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A key to making smart decisions on homebuying is having a clear understanding of the Federal mandates designed to protect consumers from discrimination, predatory lending, redlining, and unfair loan practices. Below is a lost of terms that consumers should become familiar with to protect against these practices. Each rule, act, or law is considered protected under the federal government and are admissible in court. The Chatham County Housing Authority does not give legal advice in matters of bankruptcy and/or litigation.

Equal Credit Opportunity Act, or ECOA

Federal law requiring lenders to make credit available equally without discrimination based on race, color, religion, national origin, age, sex, marital status, or receipt of income from public assistance programs.

Real Estate Settlement Procedures Act, or RESPA

Federal law prohibiting certain abusive practices that increase the cost of settlement services. Home sellers cannot require homebuyers to purchase title insurance from a particular company. In addition, a person cannot give or receive anything for settlement business referrals or for services that are not performed. RESPA governs required mortgage transaction disclosures that describe closing costs, lender servicing and escrow account practices, and business relationships.

Truth in Lending Act, or TILA

Federal law requiring that lenders disclose important information to borrowers in a variety of consumer finance transactions, including mortgage finance. To protect consumers against inaccurate and unfair loan billing and credit card practices, it requires lenders to provide consumers with loan cost information so that they can comparison shop. Last Update: 9/2021 Module 4.1 Page 29 of 57 Some entities that do business in rural or underserved counties are exempt from certain TILA regulatory requirements. Refer to the CFPB Rural and Underserved Counties List for more information. A key change of the CFPB amendment to TILA, called the Ability to Repay/Qualified Mortgage, or ATR/QM, rule, requires that lenders make a reasonable, good-faith determination that the consumer has a reasonable ability to repay the loan, considering such factors as the consumer’s income or assets and employment status, as well debt obligations and credit history. Certain creditors, such as nonprofits serving low-to-moderate income consumers, are exempt from ATR requirements. A loan is considered a Qualified Mortgage, or QM, if certain criteria apply. A loan is considered a QM if: • It does not contain certain risky features, such as interest-only payments or negative amortization; • The total points and fees do not exceed three percent of the total loan amount; and • The term of the loan does not exceed 30 years. There are different types of QMs, and some impose greater restrictions, such as prohibiting balloon payments or prepayment penalties, though all loans must meet the requirements outlined and follow certain underwriting criteria. TILA governs the required mortgage transaction disclosures that describe important conditions and terms of credit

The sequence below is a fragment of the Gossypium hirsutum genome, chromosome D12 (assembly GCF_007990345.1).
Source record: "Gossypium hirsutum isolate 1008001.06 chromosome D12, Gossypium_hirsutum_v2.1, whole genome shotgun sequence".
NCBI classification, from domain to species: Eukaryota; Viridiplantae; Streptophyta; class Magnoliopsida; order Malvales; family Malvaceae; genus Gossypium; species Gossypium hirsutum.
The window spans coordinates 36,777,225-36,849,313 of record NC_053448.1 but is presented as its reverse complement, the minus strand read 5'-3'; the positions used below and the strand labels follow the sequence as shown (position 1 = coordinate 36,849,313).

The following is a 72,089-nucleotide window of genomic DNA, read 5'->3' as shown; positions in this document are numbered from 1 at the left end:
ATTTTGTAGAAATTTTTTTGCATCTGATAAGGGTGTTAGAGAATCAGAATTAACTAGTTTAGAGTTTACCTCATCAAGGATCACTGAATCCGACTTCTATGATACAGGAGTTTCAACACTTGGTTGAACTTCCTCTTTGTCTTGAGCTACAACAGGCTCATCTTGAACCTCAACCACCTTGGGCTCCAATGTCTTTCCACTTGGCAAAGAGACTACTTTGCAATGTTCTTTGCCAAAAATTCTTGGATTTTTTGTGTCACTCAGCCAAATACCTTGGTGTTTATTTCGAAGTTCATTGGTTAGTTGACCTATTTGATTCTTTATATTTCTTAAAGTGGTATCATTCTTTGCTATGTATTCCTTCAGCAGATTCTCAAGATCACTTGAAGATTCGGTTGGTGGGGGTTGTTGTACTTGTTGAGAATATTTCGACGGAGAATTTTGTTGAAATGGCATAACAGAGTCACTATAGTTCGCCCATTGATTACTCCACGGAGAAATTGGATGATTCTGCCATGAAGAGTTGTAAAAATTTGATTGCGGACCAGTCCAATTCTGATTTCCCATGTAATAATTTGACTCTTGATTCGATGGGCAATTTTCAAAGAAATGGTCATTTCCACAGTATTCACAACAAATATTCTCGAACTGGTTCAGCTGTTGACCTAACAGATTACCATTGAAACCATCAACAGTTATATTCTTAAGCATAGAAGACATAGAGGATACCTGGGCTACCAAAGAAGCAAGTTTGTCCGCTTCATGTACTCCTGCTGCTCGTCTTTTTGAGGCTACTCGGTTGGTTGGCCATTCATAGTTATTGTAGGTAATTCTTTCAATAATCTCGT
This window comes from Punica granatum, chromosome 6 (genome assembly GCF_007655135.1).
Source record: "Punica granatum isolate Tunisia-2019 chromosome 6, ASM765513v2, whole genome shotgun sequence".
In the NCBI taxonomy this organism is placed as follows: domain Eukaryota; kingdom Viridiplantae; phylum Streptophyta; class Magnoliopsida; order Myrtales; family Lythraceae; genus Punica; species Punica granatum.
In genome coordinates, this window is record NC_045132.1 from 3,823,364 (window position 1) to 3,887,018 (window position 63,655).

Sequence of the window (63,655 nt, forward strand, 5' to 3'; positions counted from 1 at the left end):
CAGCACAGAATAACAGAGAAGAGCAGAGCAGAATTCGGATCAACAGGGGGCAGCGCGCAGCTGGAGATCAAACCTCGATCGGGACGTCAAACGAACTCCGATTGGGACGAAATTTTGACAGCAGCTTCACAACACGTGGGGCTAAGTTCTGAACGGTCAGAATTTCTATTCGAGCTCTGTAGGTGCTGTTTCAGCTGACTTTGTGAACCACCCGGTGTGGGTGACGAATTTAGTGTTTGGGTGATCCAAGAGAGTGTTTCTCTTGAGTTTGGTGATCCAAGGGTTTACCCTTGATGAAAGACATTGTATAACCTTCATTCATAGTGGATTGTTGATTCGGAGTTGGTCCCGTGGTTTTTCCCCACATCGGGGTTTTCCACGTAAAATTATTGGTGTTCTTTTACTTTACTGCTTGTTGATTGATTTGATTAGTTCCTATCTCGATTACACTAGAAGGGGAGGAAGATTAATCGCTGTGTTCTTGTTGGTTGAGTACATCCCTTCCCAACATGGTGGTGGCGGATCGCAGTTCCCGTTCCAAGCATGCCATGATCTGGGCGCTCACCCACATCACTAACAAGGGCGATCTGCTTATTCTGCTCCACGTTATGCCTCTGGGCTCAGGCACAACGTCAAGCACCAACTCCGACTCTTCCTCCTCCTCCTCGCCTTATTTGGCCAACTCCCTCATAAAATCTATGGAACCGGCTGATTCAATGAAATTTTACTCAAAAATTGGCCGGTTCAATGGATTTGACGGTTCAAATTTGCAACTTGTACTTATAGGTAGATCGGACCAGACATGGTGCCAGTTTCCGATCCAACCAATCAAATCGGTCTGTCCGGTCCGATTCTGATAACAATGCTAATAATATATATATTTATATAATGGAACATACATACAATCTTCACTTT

TILA-RESPA Integrated Disclosure Rule, or TRID

Federal law amending regulations under the Real Estate Settlement Procedures Act, or RESPA (Regulation X) and the Truth In Lending Act, or TILA (Regulation Z), effective as of October 3, 2015. TRID, also called the Know Before You Owe rule, requires easier-to-use mortgage disclosure forms that clearly outline the terms of a mortgage to the borrower and provide detailed explanations about how the forms should be completed and used.

The rule combined certain lender disclosures: • The Good Faith Estimate (GFE) and the Truth-in-Lending disclosure (initial TIL) became the Loan Estimate. • The HUD-1 Settlement Statement and the final TIL disclosure became the Closing Disclosure.

Home Ownership and Equity Protections Act, or HOEPA

Federal law enforcing special disclosure requirements and restrictions on terms for loans that meet high-cost mortgage tests. HOEPA was enacted as an amendment to TILA to address abusive practices in refinances and closed-end home equity loans with high interest rates or high fees. Regulations issued to implement the Dodd-Frank Act further amended TILA, effective January 10, 2014, expanding the scope of HOEPA to home equity lines of credit, or HELOCs. The Dodd-Frank Act also added new protections for high-cost mortgages, including a requirement that consumers receive homeownership counseling before obtaining a high-cost mortgage.

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